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Not Just Geography

By: Derek Wetmore

I was involved in several arguments this past weekend with a die-hard Yankees fan, the culmination of which were name calling and the utterance of the phrase, "27". Actually this member of the Universe texted me during one of my finals to give me this update: "Newsflash: Yankee Universe."* He has since upped his stance and preferred number of taunt to, "28". The reason I bring these debates up is because of a simple difference of opinion in terms of following baseball which led this gent to ask why I would be a Twins fan when a clearly superior team (historically speaking) exists. It's not the kind of question even the most ardent baseball fans receive every day so it was worthy of some pondering and consideration beyond my immediate reaction of asking the same question of him and stating that money is the root all evil.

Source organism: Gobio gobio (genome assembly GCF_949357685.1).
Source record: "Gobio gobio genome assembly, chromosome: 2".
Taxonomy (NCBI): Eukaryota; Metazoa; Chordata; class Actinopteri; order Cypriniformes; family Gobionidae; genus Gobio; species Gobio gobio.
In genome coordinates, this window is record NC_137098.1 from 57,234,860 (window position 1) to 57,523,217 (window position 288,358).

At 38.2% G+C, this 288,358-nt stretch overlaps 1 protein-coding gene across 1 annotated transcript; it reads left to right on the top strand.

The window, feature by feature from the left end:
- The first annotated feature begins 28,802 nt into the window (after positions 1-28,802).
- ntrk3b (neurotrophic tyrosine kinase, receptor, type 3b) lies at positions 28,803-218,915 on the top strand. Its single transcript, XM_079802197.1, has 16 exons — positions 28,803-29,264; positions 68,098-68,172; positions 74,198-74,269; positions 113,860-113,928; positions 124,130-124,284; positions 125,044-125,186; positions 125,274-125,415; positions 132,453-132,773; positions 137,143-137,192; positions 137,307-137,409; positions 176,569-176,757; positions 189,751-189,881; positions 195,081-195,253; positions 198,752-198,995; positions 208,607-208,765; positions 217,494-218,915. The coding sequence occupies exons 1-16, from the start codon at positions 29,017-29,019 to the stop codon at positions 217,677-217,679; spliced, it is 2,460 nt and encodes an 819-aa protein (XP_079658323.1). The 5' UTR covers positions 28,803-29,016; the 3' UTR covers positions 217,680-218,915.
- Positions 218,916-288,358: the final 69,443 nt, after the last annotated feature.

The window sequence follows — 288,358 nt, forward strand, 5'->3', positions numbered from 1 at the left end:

*I got him back by texting him during his graduation after Morneau went opposite field for his ninth homer of the season, "Morneau>Tex." Full disclosure: I wasn't being indecent on purpose, I didn't know that was the day he was graduating.

Evil Empire. The Hated Yankees. The Bronx Zoo/Bombers. Call them what you will, and I certainly understand that they have more world championships than any other organization in professional sports, but I just don't see the appeal of being a fan. I would sooner pick being a fan of any of the other 28 teams in the league than consider myself a member of the Universe. Why be a Twins fan? The answer goes beyond geography.